The Centers for Disease Control and Prevention (CDC) will expand its infectious disease surveillance program at multiple U.S. airports to detect 30+ pathogens, including influenza, respiratory syncytial virus (RSV), and SARS-CoV-2.
According to The Epoch Times, the “pilot is part of the agency’s Traveler-based Genomic Surveillance (TGS) program.”
Biotech companies Ginkgo Bioworks and XpresCheck operate the agency’s TGS program.
“According to the Bill & Melinda Gates Foundation, Ginkgo Bioworks received a $2.3 million grant in October from the foundation, which also funds the CDC, the CDC Foundation, and numerous pharmaceutical companies that have developed or are developing vaccines for various pathogens tested as part of the pilot program,” Chief Nerd cited from the article.
“The Centers for Disease Control and Prevention (CDC) is expanding its infectious disease surveillance program at four major U.S. airports as part of a new pilot program to provide early detection of more than 30 known pathogens, including influenza A and B, respiratory syncytial… pic.twitter.com/h8lEWg03aw
— Chief Nerd (@TheChiefNerd) November 7, 2023
For a pilot program, it’s now expanding to test for more than 30 bacteria, antimicrobial resistance targets and viruses including influenza A and B, and respiratory syncytial virus, known as RSV, at Boston Logan International Airport, San Francisco International Airport, Dulles International Airport in Washington, D.C., and John F. Kennedy International Airport in New York.Advertisement
The traveler surveillance program was introduced in 2021 when the CDC began collecting nasal swab samples from anonymous international travelers arriving at participating airports who volunteer to get swabbed.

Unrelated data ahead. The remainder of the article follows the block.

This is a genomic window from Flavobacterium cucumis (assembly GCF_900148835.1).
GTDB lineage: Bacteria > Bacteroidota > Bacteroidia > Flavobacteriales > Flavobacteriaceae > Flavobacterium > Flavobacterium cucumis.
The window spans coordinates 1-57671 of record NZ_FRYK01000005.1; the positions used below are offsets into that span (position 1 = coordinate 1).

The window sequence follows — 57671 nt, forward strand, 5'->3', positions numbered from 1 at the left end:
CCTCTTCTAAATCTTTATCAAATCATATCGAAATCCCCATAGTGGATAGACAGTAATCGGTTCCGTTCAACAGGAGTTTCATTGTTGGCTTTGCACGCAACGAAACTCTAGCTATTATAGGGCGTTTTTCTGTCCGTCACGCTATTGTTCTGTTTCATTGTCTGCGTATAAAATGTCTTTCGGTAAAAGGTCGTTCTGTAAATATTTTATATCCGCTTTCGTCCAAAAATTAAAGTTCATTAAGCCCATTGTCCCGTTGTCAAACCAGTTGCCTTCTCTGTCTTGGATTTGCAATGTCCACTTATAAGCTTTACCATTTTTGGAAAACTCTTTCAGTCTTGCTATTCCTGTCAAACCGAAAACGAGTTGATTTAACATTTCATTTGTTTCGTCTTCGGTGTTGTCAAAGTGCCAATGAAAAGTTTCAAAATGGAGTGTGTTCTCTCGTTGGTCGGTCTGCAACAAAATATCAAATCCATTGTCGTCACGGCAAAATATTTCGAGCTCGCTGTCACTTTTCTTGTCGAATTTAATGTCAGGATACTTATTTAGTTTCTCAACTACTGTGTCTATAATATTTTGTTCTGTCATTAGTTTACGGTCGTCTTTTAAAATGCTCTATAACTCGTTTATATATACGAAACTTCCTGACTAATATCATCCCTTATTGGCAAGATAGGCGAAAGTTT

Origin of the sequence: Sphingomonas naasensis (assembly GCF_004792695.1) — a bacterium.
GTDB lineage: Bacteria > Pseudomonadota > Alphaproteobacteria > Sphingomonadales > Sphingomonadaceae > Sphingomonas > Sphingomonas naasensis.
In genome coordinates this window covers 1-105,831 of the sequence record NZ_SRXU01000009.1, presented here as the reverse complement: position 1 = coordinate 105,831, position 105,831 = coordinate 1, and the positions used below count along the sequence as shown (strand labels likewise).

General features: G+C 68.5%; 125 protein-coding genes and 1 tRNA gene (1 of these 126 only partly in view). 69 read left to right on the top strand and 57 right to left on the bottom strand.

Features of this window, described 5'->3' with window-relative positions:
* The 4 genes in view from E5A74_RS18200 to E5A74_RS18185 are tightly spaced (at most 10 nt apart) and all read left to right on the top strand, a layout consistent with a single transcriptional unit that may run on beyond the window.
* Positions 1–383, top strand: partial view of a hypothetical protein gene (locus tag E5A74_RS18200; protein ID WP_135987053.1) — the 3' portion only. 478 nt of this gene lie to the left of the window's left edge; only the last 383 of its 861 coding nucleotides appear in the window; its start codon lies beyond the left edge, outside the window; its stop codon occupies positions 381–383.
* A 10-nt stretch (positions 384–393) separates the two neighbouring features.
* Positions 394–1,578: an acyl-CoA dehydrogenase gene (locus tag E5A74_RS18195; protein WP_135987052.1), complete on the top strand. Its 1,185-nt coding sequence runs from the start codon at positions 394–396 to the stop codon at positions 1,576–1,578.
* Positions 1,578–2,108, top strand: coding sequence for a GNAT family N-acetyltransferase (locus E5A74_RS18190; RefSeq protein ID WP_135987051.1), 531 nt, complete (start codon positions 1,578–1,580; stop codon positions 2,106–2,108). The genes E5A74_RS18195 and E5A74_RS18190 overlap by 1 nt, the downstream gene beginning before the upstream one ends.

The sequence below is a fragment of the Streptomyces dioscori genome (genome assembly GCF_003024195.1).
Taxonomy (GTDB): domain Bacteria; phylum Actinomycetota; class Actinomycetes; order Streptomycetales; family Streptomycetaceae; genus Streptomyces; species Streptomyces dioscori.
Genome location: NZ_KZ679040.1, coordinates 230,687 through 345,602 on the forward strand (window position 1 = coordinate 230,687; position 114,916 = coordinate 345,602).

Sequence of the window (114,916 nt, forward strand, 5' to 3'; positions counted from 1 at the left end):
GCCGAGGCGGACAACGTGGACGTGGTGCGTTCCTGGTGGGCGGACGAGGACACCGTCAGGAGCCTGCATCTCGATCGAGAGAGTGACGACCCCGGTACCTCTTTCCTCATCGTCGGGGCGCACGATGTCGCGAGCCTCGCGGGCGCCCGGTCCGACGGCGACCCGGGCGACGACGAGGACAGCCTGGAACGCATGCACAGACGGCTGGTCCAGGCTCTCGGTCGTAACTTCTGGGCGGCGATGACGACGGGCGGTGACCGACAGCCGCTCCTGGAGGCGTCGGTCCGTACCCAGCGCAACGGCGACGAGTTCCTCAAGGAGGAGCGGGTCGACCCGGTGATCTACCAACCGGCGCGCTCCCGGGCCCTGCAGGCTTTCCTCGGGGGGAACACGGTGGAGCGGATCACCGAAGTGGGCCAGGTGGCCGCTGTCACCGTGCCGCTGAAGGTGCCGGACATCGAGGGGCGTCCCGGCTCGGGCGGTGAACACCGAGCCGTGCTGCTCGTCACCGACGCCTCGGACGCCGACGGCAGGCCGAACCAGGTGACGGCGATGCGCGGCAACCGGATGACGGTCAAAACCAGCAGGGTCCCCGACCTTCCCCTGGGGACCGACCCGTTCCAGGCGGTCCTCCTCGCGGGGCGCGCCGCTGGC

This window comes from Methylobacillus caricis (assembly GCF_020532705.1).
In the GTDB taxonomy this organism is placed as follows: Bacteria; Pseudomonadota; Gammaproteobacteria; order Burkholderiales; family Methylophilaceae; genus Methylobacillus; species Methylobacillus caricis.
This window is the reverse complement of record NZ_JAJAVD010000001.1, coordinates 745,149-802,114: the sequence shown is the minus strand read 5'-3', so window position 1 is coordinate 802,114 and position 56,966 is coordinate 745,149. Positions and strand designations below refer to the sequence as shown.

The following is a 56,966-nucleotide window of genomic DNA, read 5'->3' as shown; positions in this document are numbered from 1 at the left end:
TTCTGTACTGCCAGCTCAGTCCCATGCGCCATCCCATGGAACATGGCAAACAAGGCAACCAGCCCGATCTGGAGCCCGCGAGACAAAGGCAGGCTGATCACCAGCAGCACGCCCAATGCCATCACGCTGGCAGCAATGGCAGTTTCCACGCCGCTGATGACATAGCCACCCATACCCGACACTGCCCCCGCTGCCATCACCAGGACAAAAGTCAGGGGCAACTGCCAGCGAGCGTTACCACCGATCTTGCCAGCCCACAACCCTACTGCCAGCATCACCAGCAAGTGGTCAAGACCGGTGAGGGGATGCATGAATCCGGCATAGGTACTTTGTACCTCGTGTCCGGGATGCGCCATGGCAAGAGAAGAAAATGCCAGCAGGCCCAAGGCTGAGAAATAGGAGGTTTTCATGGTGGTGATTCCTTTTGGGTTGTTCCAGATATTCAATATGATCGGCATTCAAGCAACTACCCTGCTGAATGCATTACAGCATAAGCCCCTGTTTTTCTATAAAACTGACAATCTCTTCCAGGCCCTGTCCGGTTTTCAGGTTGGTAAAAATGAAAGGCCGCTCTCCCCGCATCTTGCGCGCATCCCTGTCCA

“We started this as a concept. Could we get travelers to volunteer at the airport to give us a sample voluntarily when they came in from countries all over the globe?” Friedman said. “And could we get enough samples to then test and do genomic sequencing and know very quickly what was coming into our country.”
As of last month, the surveillance program has tested over 370,000 travelers through nasal swab sampling, with around 6,000 travelers volunteering weekly. The program has collected samples from travelers from more than 135 countries and has sequenced more than 14,000 samples for further analysis.
The wastewater program, which was introduced in August 2022, collects wastewater from a single plane using a custom-made collection device. Samples are then shipped to a laboratory for RT-PCR testing. If samples come back positive for a specific pathogen, such as Covid-19, they undergo whole genome sequencing to determine variants.
The U.S. Centers for Disease Control and Prevention (CDC) will expand its traveler-based surveillance program to include testing for respiratory viruses, partners Ginkgo Bioworks and XWELL said on Monday.https://t.co/7gDgmszPCB pic.twitter.com/5hmWrTstUO
— NEWSMAX (@NEWSMAX) November 6, 2023
“By building sustainable, scalable infrastructure that is capable of detecting biological threats beyond SARS-CoV-2, the TGS program is a global leader in the evolution of biosecurity,” Matt McKnight, general manager for biosecurity at Ginkgo Bioworks, said, according to The Epoch Times.
More from The Epoch Times:
XpresCheck CEO Ezra Ernst said in the statement: “With air travel exceeding pre-pandemic levels and the ongoing spread of COVID-19 and other viruses, it is crucial that we continue to test. The data that we collect provides crucial insights for public health officials to inform how best to protect our nation from the threat of evolving viruses.”
According to the Bill & Melinda Gates Foundation, Ginkgo Bioworks received a $2.3 million grant in October from the foundation, which also funds the CDC, the CDC Foundation, and numerous pharmaceutical companies that have developed or are developing vaccines for various pathogens tested as part of the pilot program.